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Today's Opinions

  • Nakamura, Pearce rock crowded Republican pre-primary convention

    Republican faithful filled the ballroom at Albuquerque’s Crown Plaza hotel for the pre-primary convention. The crowd was around 500 plus staff and security.
    The room’s fullness on a sunny Saturday less than two days after the legislative session ended is worth noting. In some previous years, one veteran observed, the room had not been full.
    As people entered the hall, bunches of buttons and brochures introduced them to Judith Nakamura of Albuquerque, appointed last fall to the New Mexico Supreme Court. Because Nakamura was appointed to fill a vacancy on the court, to keep her new job, she must run in the 2016 general election. The run requirement is in Article VI, Section 35 of the Constitution, one of those long, detailed parts of the Constitution that add length and require amendment to make even small changes.
    Nakamura gave a vigorous speech, something often lacking in judge candidates. The buttons and brochures suggest her campaign is well underway. Judicial campaigns come with restrictions unknown to other campaigns. Basically judge candidates can only say how much the law infuses their soul.

  • Pancho Villa: an occasion well worth remembering

    BY BOB HAGAN
    Special to the Monitor

  • Promises made, promises kept

    BY REP. NATE GENTRY
    House Dist. 30, House Majority Leader

  • Despite skepticism, Syrian truce may have a chance

    BY ZEINA KARARM & DAN PERRY
    Associated Press News Analysis

  • LANS’ fund gives Native American businesses traction for growth

    BY KATHY KEITH
    Los Alamos National Laboratory Community Relations and Partnerships Office

  • Ethics reform runs aground on politically motivated complaints

    This was the year we were supposed to see real ethics reform in Santa Fe, and it seemed that the stars had lined up.
    Secretary of State Dianna Duran and Sen. Phil Griego delivered scandals that were still fresh in mind. The public was more than ready – a poll for Common Cause New Mexico found that 85 percent of respondents supported creating an independent ethics commission. Another poll found 82 percent of New Mexico business leaders liked the idea.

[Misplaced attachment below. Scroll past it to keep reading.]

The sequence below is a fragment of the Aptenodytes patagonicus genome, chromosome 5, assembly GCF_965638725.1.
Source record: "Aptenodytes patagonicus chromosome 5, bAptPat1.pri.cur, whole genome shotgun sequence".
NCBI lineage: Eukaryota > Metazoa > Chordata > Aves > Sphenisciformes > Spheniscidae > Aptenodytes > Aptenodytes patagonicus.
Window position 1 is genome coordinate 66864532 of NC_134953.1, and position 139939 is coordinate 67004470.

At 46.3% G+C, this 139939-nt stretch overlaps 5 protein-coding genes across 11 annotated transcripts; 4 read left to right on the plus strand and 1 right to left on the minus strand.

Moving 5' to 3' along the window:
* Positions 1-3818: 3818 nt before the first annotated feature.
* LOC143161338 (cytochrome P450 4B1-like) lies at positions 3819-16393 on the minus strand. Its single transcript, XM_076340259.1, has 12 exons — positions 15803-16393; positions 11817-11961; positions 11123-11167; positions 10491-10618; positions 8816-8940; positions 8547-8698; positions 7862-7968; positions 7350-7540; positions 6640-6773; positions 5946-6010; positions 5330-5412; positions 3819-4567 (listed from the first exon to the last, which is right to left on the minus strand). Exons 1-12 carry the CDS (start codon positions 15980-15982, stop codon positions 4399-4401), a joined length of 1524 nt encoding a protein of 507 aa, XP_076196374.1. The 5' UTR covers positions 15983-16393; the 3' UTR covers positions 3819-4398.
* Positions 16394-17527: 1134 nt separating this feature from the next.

A Republican freshman, Rep. Jim Dines of Albuquerque, and a Democrat, Rep. Jeff Steinborn of Las Cruces, joined to carry a bipartisan bill.
    House Joint Resolution 5 would have created a nine-member ethics commission whose members would be appointed by the Legislature, judiciary and administration. The commission could initiate or receive complaints and investigate alleged violations by state officials, lobbyists, state employees, contractors, or would-be contractors. It could look into possible breaches of state ethics, campaign finance and procurement laws and hold public hearings to resolve complaints. Those making the complaints could not be anonymous.

  • Bipartisan good intentions of Senate Bill 9 did not pass

    Evaluation of bills introduced in the Legislature would have become more thorough if Senate Bill 9 had passed in the just completed 2016 legislative session. Because it often takes several years to pass a bill, this one could return.
    The bill had to do with state budgets and what it calls “evidence-based, research-based and promising sub-programs.”
    It had bipartisan sponsorship, but with a double minority. The Senate sponsor was a Republican, Sander Rue of Albuquerque. In the House it was Gail Chasey, a Democrat from Albuquerque. In their respective chambers, Chasey and Rue are in the minority.
    SB 9 would not apply to all of state government, though that isn’t clear from the bill’s text. Chasey told New Mexico In Depth, a news website, (nmindepth.com) that the bill built on the present application to early childhood education and some adult criminal justice programs of the Pew-MacArthur Results First Initiative. Working with the Pew Charitable Trusts (pewtrusts.org), starting in 2011, the Legislative Finance Committee did the research and put the program in place.

  • Council must exercise oversight

    BY CHRIS CHANDLER
    Los Alamos

    Guest Columnist